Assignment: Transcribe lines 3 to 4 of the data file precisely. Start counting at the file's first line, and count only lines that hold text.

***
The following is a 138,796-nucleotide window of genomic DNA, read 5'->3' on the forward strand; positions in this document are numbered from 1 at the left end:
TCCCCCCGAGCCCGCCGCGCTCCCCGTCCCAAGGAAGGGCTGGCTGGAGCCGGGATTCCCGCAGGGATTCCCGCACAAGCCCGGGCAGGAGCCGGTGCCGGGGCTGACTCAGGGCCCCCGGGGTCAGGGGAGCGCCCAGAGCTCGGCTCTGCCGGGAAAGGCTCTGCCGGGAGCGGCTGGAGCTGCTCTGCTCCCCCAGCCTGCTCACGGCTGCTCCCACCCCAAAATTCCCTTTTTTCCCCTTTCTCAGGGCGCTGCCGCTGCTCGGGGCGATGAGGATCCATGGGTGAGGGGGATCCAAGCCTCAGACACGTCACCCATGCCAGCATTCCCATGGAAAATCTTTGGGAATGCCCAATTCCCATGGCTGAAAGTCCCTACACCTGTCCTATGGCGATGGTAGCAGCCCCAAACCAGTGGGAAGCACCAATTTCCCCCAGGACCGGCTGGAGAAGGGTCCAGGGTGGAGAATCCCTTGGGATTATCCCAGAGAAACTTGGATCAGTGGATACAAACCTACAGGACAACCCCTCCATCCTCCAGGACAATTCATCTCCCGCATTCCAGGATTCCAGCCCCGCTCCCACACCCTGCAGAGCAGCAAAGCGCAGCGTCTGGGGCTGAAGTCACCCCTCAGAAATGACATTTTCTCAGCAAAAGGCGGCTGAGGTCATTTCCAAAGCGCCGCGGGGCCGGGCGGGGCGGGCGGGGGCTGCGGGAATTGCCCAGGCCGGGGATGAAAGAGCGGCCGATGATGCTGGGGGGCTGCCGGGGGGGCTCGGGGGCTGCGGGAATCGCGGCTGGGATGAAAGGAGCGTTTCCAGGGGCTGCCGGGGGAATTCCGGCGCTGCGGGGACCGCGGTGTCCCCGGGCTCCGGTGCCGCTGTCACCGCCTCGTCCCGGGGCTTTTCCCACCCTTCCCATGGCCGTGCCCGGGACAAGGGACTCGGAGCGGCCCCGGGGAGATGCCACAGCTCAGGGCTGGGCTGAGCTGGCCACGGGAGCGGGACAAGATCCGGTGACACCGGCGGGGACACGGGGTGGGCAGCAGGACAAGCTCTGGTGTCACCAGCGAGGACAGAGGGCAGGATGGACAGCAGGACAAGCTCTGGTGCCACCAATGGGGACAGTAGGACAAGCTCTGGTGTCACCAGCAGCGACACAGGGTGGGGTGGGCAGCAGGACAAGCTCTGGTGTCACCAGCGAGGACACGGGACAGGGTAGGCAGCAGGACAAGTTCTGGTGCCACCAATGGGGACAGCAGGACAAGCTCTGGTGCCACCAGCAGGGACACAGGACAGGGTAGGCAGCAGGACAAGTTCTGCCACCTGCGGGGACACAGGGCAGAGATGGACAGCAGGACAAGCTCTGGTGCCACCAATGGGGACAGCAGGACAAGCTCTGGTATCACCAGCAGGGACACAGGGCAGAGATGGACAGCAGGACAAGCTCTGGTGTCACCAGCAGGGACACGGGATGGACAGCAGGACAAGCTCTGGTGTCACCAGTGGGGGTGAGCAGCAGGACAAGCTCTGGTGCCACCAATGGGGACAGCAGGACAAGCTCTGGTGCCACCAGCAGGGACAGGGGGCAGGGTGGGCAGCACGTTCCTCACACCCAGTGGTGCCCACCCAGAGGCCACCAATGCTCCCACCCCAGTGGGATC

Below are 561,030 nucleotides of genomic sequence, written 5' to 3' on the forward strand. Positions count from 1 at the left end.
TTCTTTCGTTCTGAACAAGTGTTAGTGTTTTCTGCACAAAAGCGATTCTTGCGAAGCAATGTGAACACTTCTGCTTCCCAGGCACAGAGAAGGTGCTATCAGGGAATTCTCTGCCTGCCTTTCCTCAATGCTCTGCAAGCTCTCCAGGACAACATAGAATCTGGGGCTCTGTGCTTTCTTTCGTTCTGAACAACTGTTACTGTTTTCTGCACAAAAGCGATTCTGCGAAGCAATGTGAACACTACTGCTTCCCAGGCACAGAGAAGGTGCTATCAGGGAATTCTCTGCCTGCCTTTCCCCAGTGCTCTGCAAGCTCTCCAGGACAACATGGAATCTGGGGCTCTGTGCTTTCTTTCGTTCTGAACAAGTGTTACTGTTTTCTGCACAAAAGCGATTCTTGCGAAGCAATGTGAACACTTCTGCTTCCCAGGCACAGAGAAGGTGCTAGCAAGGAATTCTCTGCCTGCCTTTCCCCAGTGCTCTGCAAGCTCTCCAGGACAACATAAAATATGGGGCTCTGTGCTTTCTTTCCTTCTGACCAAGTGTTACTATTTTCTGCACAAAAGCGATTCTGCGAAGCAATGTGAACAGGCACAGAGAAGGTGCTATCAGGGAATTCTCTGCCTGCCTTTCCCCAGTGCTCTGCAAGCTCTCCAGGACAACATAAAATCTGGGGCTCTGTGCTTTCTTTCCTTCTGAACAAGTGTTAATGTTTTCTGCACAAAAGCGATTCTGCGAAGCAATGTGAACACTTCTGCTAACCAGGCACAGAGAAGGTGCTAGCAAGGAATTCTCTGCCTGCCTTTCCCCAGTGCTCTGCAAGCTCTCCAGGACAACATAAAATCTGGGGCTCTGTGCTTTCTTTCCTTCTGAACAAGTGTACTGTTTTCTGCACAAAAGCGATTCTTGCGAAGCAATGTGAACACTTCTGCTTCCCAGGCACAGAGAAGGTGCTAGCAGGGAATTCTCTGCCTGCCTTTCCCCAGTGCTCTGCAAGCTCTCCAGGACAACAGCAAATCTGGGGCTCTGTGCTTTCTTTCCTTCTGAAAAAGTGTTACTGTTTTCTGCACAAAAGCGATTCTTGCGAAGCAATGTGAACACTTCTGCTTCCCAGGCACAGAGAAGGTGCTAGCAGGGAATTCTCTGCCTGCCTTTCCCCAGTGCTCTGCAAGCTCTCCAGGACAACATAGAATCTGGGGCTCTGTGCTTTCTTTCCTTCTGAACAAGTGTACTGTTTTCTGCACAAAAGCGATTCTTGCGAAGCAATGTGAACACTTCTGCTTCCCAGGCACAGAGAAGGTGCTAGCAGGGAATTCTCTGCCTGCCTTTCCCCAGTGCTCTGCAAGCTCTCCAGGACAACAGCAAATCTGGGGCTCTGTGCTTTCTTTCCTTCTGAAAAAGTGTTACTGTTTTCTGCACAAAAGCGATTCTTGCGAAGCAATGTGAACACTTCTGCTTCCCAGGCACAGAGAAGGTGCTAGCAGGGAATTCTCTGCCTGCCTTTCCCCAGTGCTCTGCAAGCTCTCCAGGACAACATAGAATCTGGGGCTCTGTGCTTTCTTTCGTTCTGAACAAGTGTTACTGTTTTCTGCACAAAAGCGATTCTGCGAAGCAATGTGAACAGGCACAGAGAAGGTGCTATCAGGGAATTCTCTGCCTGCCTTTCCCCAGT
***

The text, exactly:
Below are 561,030 nucleotides of genomic sequence, written 5' to 3' on the forward strand. Positions count from 1 at the left end.
TTCTTTCGTTCTGAACAAGTGTTAGTGTTTTCTGCACAAAAGCGATTCTTGCGAAGCAATGTGAACACTTCTGCTTCCCAGGCACAGAGAAGGTGCTATCAGGGAATTCTCTGCCTGCCTTTCCTCAATGCTCTGCAAGCTCTCCAGGACAACATAGAATCTGGGGCTCTGTGCTTTCTTTCGTTCTGAACAACTGTTACTGTTTTCTGCACAAAAGCGATTCTGCGAAGCAATGTGAACACTACTGCTTCCCAGGCACAGAGAAGGTGCTATCAGGGAATTCTCTGCCTGCCTTTCCCCAGTGCTCTGCAAGCTCTCCAGGACAACATGGAATCTGGGGCTCTGTGCTTTCTTTCGTTCTGAACAAGTGTTACTGTTTTCTGCACAAAAGCGATTCTTGCGAAGCAATGTGAACACTTCTGCTTCCCAGGCACAGAGAAGGTGCTAGCAAGGAATTCTCTGCCTGCCTTTCCCCAGTGCTCTGCAAGCTCTCCAGGACAACATAAAATATGGGGCTCTGTGCTTTCTTTCCTTCTGACCAAGTGTTACTATTTTCTGCACAAAAGCGATTCTGCGAAGCAATGTGAACAGGCACAGAGAAGGTGCTATCAGGGAATTCTCTGCCTGCCTTTCCCCAGTGCTCTGCAAGCTCTCCAGGACAACATAAAATCTGGGGCTCTGTGCTTTCTTTCCTTCTGAACAAGTGTTAATGTTTTCTGCACAAAAGCGATTCTGCGAAGCAATGTGAACACTTCTGCTAACCAGGCACAGAGAAGGTGCTAGCAAGGAATTCTCTGCCTGCCTTTCCCCAGTGCTCTGCAAGCTCTCCAGGACAACATAAAATCTGGGGCTCTGTGCTTTCTTTCCTTCTGAACAAGTGTACTGTTTTCTGCACAAAAGCGATTCTTGCGAAGCAATGTGAACACTTCTGCTTCCCAGGCACAGAGAAGGTGCTAGCAGGGAATTCTCTGCCTGCCTTTCCCCAGTGCTCTGCAAGCTCTCCAGGACAACAGCAAATCTGGGGCTCTGTGCTTTCTTTCCTTCTGAAAAAGTGTTACTGTTTTCTGCACAAAAGCGATTCTTGCGAAGCAATGTGAACACTTCTGCTTCCCAGGCACAGAGAAGGTGCTAGCAGGGAATTCTCTGCCTGCCTTTCCCCAGTGCTCTGCAAGCTCTCCAGGACAACATAGAATCTGGGGCTCTGTGCTTTCTTTCCTTCTGAACAAGTGTACTGTTTTCTGCACAAAAGCGATTCTTGCGAAGCAATGTGAACACTTCTGCTTCCCAGGCACAGAGAAGGTGCTAGCAGGGAATTCTCTGCCTGCCTTTCCCCAGTGCTCTGCAAGCTCTCCAGGACAACAGCAAATCTGGGGCTCTGTGCTTTCTTTCCTTCTGAAAAAGTGTTACTGTTTTCTGCACAAAAGCGATTCTTGCGAAGCAATGTGAACACTTCTGCTTCCCAGGCACAGAGAAGGTGCTAGCAGGGAATTCTCTGCCTGCCTTTCCCCAGTGCTCTGCAAGCTCTCCAGGACAACATAGAATCTGGGGCTCTGTGCTTTCTTTCGTTCTGAACAAGTGTTACTGTTTTCTGCACAAAAGCGATTCTGCGAAGCAATGTGAACAGGCACAGAGAAGGTGCTATCAGGGAATTCTCTGCCTGCCTTTCCCCAGT